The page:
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Irish Independent
Irish Independent
Charlie Weston Twitter Email

Homeowners with variable-rate mortgages urged to switch now to fixed rates at near record low

Fixed rates are near record lows in Ireland, but are expected to rise soon

Homeowners vulnerable to rising mortgage rates have been urged to act now to lock in at current fixed rates, which are close to record lows.

Borrowing costs are rising at a slower pace in this country than across the eurozone. 

Ireland now has the eighth-highest new mortgage rates in the eurozone, having recently been the most expensive. But this situation is unlikely to last.

As many as 200,000 homeowners are on variable rates. There are 250,000 on trackers, which rise or fall when the European Central Bank ( ECB) rate changes.

Some of those on trackers now fear rising ECB rates are making them uncompetitive.

New figures from the Central Bank of Ireland show mortgage rates for new business in this country stood at 2.64pc on average in August, virtually unchanged from July.

Eurozone average rates are catching up and now stand at 2.21pc, up from 2.08pc in July.  

This is highest level since at least August 2017, and almost double the rate this time last year. Ireland’s mortgage rates are now behind those of countries such as Germany and the Netherlands.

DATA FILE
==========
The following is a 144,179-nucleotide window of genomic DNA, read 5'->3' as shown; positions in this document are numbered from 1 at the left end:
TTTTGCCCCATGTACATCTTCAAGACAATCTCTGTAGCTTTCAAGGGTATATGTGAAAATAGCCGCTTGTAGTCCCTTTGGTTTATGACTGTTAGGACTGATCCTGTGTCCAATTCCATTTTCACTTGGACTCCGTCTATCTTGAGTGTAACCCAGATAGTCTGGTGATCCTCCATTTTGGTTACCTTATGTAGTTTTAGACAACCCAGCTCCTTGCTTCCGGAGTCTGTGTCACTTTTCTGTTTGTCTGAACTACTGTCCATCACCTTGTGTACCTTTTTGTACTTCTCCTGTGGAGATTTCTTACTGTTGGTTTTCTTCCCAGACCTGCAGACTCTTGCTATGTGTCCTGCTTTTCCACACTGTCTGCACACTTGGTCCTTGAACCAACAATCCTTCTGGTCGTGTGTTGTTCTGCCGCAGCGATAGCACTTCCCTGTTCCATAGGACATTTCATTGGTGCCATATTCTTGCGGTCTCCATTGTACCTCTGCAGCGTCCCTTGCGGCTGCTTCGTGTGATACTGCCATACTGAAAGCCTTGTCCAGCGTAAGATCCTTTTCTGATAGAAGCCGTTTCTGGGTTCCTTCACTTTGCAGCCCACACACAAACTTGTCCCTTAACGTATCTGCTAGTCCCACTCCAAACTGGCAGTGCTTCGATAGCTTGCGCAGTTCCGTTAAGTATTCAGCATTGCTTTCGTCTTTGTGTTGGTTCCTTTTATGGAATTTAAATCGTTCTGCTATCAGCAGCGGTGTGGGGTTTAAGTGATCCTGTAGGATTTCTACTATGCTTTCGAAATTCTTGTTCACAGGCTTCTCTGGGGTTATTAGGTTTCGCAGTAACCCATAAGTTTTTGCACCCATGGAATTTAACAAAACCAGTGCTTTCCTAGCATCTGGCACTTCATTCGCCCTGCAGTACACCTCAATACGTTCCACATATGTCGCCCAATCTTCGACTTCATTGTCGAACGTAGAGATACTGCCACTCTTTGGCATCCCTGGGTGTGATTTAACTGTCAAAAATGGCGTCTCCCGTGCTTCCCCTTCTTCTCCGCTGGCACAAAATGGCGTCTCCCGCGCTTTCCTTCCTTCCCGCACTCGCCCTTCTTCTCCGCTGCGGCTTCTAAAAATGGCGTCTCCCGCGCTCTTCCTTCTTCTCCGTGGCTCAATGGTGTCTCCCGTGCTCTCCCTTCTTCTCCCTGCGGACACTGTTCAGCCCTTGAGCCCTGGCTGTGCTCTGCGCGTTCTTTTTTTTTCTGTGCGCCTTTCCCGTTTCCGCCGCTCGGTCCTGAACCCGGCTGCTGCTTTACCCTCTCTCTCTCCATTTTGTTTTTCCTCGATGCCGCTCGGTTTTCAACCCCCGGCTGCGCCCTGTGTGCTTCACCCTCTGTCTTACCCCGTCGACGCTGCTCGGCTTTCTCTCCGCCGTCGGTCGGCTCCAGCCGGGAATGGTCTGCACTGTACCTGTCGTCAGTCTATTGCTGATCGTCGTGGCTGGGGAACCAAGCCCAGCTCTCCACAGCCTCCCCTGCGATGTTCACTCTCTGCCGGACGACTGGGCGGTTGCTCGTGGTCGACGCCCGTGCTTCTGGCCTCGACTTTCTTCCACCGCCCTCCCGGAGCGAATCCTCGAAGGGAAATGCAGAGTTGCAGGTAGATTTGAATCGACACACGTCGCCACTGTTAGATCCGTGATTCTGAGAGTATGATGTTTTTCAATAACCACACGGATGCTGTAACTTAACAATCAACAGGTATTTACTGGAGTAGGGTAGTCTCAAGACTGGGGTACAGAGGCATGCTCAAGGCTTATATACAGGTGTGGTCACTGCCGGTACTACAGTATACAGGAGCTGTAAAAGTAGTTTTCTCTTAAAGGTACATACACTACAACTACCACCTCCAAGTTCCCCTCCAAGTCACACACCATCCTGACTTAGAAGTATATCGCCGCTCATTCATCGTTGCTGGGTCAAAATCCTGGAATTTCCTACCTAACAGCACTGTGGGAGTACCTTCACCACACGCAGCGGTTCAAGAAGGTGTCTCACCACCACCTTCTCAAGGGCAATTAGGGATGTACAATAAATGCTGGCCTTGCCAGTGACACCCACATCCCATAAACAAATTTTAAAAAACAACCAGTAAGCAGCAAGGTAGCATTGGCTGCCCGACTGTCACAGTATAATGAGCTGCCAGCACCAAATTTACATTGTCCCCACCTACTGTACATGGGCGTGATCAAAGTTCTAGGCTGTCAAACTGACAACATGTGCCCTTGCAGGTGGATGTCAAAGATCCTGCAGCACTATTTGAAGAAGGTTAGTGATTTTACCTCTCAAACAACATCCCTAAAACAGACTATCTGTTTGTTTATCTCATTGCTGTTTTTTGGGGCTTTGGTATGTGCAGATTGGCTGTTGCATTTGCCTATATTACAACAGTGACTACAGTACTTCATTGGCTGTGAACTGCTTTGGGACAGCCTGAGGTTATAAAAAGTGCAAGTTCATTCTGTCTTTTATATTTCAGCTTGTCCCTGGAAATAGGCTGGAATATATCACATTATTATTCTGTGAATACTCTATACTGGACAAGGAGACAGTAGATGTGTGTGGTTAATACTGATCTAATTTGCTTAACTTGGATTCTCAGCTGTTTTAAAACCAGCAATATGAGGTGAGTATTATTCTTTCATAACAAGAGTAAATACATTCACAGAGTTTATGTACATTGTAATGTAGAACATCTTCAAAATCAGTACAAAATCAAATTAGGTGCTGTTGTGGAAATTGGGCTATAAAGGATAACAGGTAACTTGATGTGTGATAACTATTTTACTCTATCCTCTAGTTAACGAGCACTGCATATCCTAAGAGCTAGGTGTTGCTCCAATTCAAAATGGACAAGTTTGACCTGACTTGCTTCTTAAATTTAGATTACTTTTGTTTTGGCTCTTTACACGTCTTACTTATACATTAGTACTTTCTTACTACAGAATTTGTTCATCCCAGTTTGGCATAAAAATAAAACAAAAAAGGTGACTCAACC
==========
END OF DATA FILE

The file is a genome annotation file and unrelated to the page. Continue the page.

Financial experts pointed out that households in these countries tend to take out much longer-term fixed rates compared to Irish households. Fixed rates of up to 20 years or more are typical, which usually have higher rates.

Average Irish mortgage rates are now near record lows.

And this is the first time in more than five years that Ireland hasn’t been among the top five most expensive countries, according to head of communications Daragh Cassidy.

“While rates have begun to shoot up elsewhere, they’ve remained remarkably steady here for now – at least among the main lenders,” he said.

But money markets now expect the ECB’s key refinancing rate to rise by 0.75 percentage points this month, with a further 0.5 percentage point rise in December.

Such hikes would mean the repayments on a tracker with €150,000 left to pay will have increased by €2,000 over a full year since the summer.

Mr Cassidy said anyone on a variable should consider locking into a longer-term fixed rate while rates were still low.

“Regardless of how high the ECB eventually raises rates, variable rates are generally poorly priced compared to fixed rates already,” he said.

“Anyone on a tracker needs to get expert advice to assess their options. Depending on how high rates go, and the margin you’re paying, moving may or may not make sense.”

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